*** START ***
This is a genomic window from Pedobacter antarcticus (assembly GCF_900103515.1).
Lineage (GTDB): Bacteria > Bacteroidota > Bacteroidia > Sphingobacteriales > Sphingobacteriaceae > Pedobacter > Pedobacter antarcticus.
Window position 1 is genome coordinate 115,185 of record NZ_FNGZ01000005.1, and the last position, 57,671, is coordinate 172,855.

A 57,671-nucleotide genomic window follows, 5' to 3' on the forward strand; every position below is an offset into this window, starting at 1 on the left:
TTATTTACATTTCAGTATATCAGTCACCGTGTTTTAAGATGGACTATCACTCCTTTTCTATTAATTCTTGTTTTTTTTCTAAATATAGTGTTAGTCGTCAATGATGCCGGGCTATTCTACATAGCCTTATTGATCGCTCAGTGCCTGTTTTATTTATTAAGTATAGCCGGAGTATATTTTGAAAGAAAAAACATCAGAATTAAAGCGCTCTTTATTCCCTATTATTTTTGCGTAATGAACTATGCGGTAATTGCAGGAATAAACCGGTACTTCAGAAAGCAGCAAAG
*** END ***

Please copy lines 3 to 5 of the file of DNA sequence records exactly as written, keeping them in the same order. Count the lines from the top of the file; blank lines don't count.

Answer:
Window position 1 is genome coordinate 115,185 of record NZ_FNGZ01000005.1, and the last position, 57,671, is coordinate 172,855.

A 57,671-nucleotide genomic window follows, 5' to 3' on the forward strand; every position below is an offset into this window, starting at 1 on the left:
TTATTTACATTTCAGTATATCAGTCACCGTGTTTTAAGATGGACTATCACTCCTTTTCTATTAATTCTTGTTTTTTTTCTAAATATAGTGTTAGTCGTCAATGATGCCGGGCTATTCTACATAGCCTTATTGATCGCTCAGTGCCTGTTTTATTTATTAAGTATAGCCGGAGTATATTTTGAAAGAAAAAACATCAGAATTAAAGCGCTCTTTATTCCCTATTATTTTTGCGTAATGAACTATGCGGTAATTGCAGGAATAAACCGGTACTTCAGAAAGCAGCAAAG